FIG. 5 shows a block diagram of the central control system of the invention. Input logic 30 serves to identify the type of alarm appearing on the smoke alarm bus E. If the signal is steady, as in a fault alarm, it is transferred to fault alarm control 32. Fault alarm control 32 operates LED 36 which may be yellow and is used as a central fault alarm for alerting personnel that a fault exists in at least one of the room smoke detectors. At the same time, fault alarm control 32 energizes buzzer control 40 which will operate buzzer 42 to produce an audible alarm. Buzzer control 40 receives the timing signal T-1 which, from FIG. 4, is seen to be 4 Hz pulsating signal and T-3 which is an intermittent signal occuring at a rate of about 1 Hz. When the alarm is indicative of a fault, the buzzer is controlled by T-3 to give the 1 Hz intermittent tone. When a signal appears at input logic 30 on smoke bus D, input logic 30 identifies this signal as indicating a smoke alarm and energizes smoke alarm control 34. A separate LED 38, which may be for example red, flashes rapidly to indicate a smoke condition in at least one of the rooms. Smoke alarm control 34 also energizes buzzer control 40 which in this case also utilizes signal T-1 to operate the buzzer giving a rapidly interrupted buzzer tone permitting personnel to distinguish audibly between a smoke alarm for which there is great urgency and for a fault alarm which is not as urgent. Alarm controls 32 and 34 include means for manually silencing the buzzer once it has been noted. However, the LED's 36 and 38 when energized will continue to flash until the problem is corrected.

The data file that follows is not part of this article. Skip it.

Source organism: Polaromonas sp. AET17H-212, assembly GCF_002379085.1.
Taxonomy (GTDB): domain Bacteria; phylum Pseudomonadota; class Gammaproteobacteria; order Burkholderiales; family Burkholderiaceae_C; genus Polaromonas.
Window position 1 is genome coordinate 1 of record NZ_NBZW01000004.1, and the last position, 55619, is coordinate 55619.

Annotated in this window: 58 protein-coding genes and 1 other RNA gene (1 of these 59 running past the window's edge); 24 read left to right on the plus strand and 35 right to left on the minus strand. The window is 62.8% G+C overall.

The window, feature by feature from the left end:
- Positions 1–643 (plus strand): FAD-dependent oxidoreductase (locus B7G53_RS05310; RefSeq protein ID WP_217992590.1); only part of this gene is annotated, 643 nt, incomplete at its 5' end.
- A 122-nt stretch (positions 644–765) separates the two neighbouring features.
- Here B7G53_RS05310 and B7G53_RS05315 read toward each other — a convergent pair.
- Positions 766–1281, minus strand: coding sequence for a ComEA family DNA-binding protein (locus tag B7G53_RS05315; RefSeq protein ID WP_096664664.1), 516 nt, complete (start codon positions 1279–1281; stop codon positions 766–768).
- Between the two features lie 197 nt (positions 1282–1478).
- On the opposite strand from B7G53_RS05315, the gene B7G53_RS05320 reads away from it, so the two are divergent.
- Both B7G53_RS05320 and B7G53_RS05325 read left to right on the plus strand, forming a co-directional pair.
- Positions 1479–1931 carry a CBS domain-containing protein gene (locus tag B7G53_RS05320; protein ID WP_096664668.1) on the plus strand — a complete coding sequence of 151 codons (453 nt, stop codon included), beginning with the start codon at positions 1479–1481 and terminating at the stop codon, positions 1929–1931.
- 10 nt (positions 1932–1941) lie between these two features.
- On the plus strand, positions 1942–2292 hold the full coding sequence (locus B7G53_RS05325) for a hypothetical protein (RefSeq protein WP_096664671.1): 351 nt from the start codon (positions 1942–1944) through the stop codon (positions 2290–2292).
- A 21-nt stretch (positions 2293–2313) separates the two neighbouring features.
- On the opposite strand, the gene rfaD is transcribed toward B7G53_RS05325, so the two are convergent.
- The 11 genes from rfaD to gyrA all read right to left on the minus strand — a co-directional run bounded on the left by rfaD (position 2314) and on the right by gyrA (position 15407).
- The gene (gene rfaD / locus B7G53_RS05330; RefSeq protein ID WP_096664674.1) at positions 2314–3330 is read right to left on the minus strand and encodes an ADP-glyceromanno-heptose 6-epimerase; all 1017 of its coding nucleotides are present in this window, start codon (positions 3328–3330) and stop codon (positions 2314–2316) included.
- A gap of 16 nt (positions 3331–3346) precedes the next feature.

A timing generator 48 is used to produce the four timing signals T-1, T-3, T-4 and T-5 shown in FIG. 4. As previously noted, T-1 and T-3 are utilized by the alarm control circuits 32 and 34 and buzzer control circuit 40. Additionally, signals T-1, T-4 and T-5 are used by reference generator 44 to generate the signals appearing on the smoke reference bus, the test reference bus, and the test strobe bus. A fault test push button 45 and a smoke test push button 47 are also provided to permit occasional testing to ensure that the LED alarms and the audible alarms are working properly.